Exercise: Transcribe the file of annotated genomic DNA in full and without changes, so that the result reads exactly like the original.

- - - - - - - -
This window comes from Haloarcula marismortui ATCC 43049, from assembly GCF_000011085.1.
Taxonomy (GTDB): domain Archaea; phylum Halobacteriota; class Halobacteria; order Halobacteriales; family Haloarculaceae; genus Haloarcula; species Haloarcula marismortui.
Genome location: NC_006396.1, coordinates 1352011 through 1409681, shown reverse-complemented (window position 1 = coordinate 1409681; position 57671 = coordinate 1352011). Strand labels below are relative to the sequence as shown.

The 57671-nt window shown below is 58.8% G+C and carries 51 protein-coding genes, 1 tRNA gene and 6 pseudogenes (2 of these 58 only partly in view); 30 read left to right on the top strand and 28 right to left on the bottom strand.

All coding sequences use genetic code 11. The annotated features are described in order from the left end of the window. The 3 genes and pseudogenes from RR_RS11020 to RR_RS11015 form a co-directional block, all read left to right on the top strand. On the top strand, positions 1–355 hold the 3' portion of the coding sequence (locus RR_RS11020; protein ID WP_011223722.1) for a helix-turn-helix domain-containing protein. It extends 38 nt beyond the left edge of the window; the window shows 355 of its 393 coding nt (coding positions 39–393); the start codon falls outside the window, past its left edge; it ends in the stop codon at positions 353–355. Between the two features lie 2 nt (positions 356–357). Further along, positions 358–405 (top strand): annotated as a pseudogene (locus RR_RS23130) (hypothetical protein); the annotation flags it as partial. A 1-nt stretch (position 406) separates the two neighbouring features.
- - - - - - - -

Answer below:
This window comes from Haloarcula marismortui ATCC 43049, from assembly GCF_000011085.1.
Taxonomy (GTDB): domain Archaea; phylum Halobacteriota; class Halobacteria; order Halobacteriales; family Haloarculaceae; genus Haloarcula; species Haloarcula marismortui.
Genome location: NC_006396.1, coordinates 1352011 through 1409681, shown reverse-complemented (window position 1 = coordinate 1409681; position 57671 = coordinate 1352011). Strand labels below are relative to the sequence as shown.

The 57671-nt window shown below is 58.8% G+C and carries 51 protein-coding genes, 1 tRNA gene and 6 pseudogenes (2 of these 58 only partly in view); 30 read left to right on the top strand and 28 right to left on the bottom strand.

All coding sequences use genetic code 11. The annotated features are described in order from the left end of the window. The 3 genes and pseudogenes from RR_RS11020 to RR_RS11015 form a co-directional block, all read left to right on the top strand. On the top strand, positions 1–355 hold the 3' portion of the coding sequence (locus RR_RS11020; protein ID WP_011223722.1) for a helix-turn-helix domain-containing protein. It extends 38 nt beyond the left edge of the window; the window shows 355 of its 393 coding nt (coding positions 39–393); the start codon falls outside the window, past its left edge; it ends in the stop codon at positions 353–355. Between the two features lie 2 nt (positions 356–357). Further along, positions 358–405 (top strand): annotated as a pseudogene (locus RR_RS23130) (hypothetical protein); the annotation flags it as partial. A 1-nt stretch (position 406) separates the two neighbouring features.